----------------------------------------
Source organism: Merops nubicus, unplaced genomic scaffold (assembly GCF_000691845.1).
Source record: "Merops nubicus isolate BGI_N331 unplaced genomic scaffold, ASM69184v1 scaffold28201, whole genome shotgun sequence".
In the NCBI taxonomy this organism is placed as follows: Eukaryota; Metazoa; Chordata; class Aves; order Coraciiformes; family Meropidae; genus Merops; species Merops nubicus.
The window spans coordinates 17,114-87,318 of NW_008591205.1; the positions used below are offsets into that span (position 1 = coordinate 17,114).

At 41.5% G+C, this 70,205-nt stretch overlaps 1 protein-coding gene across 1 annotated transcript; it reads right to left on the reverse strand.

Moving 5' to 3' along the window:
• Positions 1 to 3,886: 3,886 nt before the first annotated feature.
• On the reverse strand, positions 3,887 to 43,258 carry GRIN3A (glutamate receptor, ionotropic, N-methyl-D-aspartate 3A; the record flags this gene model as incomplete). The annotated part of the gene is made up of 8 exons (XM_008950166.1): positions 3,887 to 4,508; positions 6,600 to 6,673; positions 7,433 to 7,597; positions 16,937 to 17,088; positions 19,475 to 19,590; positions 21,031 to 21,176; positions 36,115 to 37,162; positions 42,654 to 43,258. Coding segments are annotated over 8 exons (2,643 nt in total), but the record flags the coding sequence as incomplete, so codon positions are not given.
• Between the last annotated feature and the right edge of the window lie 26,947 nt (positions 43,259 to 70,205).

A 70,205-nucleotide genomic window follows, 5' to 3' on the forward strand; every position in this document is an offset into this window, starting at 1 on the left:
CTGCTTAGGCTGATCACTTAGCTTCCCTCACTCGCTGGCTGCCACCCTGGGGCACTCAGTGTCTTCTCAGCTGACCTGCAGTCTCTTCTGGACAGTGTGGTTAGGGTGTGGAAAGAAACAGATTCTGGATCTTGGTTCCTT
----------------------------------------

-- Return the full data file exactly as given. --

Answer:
Source organism: Merops nubicus, unplaced genomic scaffold (assembly GCF_000691845.1).
Source record: "Merops nubicus isolate BGI_N331 unplaced genomic scaffold, ASM69184v1 scaffold28201, whole genome shotgun sequence".
In the NCBI taxonomy this organism is placed as follows: Eukaryota; Metazoa; Chordata; class Aves; order Coraciiformes; family Meropidae; genus Merops; species Merops nubicus.
The window spans coordinates 17,114-87,318 of NW_008591205.1; the positions used below are offsets into that span (position 1 = coordinate 17,114).

At 41.5% G+C, this 70,205-nt stretch overlaps 1 protein-coding gene across 1 annotated transcript; it reads right to left on the reverse strand.

Moving 5' to 3' along the window:
• Positions 1 to 3,886: 3,886 nt before the first annotated feature.
• On the reverse strand, positions 3,887 to 43,258 carry GRIN3A (glutamate receptor, ionotropic, N-methyl-D-aspartate 3A; the record flags this gene model as incomplete). The annotated part of the gene is made up of 8 exons (XM_008950166.1): positions 3,887 to 4,508; positions 6,600 to 6,673; positions 7,433 to 7,597; positions 16,937 to 17,088; positions 19,475 to 19,590; positions 21,031 to 21,176; positions 36,115 to 37,162; positions 42,654 to 43,258. Coding segments are annotated over 8 exons (2,643 nt in total), but the record flags the coding sequence as incomplete, so codon positions are not given.
• Between the last annotated feature and the right edge of the window lie 26,947 nt (positions 43,259 to 70,205).

A 70,205-nucleotide genomic window follows, 5' to 3' on the forward strand; every position in this document is an offset into this window, starting at 1 on the left:
CTGCTTAGGCTGATCACTTAGCTTCCCTCACTCGCTGGCTGCCACCCTGGGGCACTCAGTGTCTTCTCAGCTGACCTGCAGTCTCTTCTGGACAGTGTGGTTAGGGTGTGGAAAGAAACAGATTCTGGATCTTGGTTCCTT